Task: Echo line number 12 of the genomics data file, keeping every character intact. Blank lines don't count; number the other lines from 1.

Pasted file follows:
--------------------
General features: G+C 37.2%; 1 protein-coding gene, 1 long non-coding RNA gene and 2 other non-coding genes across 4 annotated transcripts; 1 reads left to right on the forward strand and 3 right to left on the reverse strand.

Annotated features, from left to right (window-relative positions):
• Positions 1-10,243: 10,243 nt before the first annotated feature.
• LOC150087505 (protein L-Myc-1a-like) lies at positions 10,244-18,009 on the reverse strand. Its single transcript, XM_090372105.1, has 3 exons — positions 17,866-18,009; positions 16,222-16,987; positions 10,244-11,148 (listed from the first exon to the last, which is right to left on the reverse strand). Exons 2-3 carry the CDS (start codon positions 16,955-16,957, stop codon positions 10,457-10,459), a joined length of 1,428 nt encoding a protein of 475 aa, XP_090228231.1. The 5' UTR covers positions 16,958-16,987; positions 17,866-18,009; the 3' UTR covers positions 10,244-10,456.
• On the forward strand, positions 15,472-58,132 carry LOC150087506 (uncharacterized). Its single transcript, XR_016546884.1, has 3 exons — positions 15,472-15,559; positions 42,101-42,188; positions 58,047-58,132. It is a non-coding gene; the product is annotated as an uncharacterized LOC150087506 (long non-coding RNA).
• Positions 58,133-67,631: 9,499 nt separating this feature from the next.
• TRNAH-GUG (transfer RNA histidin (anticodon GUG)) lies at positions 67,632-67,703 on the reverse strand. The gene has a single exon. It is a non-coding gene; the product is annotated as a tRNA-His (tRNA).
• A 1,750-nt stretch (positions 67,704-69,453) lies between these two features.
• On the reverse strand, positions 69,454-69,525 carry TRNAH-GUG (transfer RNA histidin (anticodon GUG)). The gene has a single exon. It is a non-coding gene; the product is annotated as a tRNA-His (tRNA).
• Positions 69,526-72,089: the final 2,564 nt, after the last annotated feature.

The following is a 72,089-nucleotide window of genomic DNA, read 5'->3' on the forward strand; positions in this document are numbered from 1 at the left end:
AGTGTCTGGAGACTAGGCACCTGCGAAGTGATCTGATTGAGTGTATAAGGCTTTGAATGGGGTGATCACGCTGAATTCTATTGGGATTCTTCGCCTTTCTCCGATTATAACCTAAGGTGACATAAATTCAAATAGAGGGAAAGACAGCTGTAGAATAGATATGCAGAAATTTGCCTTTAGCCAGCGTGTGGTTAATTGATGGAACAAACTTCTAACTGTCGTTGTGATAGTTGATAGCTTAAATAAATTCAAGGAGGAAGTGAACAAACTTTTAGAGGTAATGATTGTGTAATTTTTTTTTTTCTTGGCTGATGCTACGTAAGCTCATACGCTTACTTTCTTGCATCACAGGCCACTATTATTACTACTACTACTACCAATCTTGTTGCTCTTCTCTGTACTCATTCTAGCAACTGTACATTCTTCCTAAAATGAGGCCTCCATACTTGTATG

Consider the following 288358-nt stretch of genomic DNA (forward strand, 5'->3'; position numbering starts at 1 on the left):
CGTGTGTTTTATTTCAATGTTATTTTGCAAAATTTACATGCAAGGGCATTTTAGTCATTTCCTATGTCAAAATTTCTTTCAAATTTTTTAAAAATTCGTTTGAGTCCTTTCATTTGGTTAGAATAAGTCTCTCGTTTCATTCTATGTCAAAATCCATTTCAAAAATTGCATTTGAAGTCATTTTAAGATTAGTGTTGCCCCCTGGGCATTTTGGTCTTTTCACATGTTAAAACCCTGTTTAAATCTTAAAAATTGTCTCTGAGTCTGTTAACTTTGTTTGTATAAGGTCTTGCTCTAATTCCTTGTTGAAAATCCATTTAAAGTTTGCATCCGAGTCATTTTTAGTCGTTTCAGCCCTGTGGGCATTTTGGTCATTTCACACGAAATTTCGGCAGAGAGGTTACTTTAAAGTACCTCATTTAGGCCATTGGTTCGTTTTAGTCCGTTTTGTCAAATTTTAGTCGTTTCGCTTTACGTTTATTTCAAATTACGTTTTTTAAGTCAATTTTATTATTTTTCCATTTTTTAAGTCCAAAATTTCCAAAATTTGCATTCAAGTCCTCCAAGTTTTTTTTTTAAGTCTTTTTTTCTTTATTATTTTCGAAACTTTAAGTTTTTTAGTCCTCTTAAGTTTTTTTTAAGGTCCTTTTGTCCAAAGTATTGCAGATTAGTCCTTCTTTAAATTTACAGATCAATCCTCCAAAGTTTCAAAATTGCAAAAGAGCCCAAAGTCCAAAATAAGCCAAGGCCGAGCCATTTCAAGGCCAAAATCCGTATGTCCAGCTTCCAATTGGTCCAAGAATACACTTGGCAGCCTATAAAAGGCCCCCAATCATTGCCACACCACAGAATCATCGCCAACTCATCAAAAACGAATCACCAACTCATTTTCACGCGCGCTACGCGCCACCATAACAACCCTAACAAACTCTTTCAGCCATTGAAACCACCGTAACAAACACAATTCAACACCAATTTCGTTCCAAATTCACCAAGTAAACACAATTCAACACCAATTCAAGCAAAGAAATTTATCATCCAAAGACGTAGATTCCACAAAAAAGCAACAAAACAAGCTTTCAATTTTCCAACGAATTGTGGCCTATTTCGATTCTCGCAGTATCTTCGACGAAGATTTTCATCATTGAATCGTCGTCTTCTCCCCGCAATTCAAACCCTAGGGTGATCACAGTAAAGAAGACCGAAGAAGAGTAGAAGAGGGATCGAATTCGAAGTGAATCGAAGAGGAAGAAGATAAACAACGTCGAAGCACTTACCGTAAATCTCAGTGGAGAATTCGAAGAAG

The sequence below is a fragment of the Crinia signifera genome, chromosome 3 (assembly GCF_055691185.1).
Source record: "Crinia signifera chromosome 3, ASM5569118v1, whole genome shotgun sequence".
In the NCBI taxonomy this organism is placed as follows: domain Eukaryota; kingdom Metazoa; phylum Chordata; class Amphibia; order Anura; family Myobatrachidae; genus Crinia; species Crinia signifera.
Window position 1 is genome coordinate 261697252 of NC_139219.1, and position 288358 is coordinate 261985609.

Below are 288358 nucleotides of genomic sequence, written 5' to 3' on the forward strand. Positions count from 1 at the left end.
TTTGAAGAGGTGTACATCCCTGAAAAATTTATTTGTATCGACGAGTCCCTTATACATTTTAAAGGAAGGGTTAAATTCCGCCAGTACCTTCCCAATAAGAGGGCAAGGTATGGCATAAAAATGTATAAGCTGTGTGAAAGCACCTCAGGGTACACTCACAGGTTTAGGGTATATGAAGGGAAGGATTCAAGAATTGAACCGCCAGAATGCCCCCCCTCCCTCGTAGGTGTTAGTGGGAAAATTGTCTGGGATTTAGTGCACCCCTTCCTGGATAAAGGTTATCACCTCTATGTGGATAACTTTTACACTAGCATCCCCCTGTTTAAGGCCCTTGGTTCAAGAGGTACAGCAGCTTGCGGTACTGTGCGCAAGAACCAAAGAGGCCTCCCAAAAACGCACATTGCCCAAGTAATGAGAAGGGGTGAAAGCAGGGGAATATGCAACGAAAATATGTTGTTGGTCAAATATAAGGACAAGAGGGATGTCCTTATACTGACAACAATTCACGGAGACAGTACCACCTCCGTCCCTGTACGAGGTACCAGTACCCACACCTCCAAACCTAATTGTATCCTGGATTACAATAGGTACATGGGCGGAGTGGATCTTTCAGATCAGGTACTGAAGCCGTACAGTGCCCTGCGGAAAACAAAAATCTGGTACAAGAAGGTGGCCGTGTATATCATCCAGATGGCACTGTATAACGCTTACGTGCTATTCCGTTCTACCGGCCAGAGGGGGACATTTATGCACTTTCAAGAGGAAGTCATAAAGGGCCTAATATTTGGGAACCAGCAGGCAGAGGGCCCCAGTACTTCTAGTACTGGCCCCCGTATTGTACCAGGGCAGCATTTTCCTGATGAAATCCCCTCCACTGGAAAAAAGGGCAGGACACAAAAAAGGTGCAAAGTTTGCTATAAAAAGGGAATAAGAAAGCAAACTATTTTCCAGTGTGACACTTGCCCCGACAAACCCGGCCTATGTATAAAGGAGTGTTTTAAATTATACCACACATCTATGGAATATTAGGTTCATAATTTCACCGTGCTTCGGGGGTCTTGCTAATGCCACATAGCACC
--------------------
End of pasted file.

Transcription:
AGTGTCTGGAGACTAGGCACCTGCGAAGTGATCTGATTGAGTGTATAAGGCTTTGAATGGGGTGATCACGCTGAATTCTATTGGGATTCTTCGCCTTTCTCCGATTATAACCTAAGGTGACATAAATTCAAATAGAGGGAAAGACAGCTGTAGAATAGATATGCAGAAATTTGCCTTTAGCCAGCGTGTGGTTAATTGATGGAACAAACTTCTAACTGTCGTTGTGATAGTTGATAGCTTAAATAAATTCAAGGAGGAAGTGAACAAACTTTTAGAGGTAATGATTGTGTAATTTTTTTTTTTCTTGGCTGATGCTACGTAAGCTCATACGCTTACTTTCTTGCATCACAGGCCACTATTATTACTACTACTACTACCAATCTTGTTGCTCTTCTCTGTACTCATTCTAGCAACTGTACATTCTTCCTAAAATGAGGCCTCCATACTTGTATG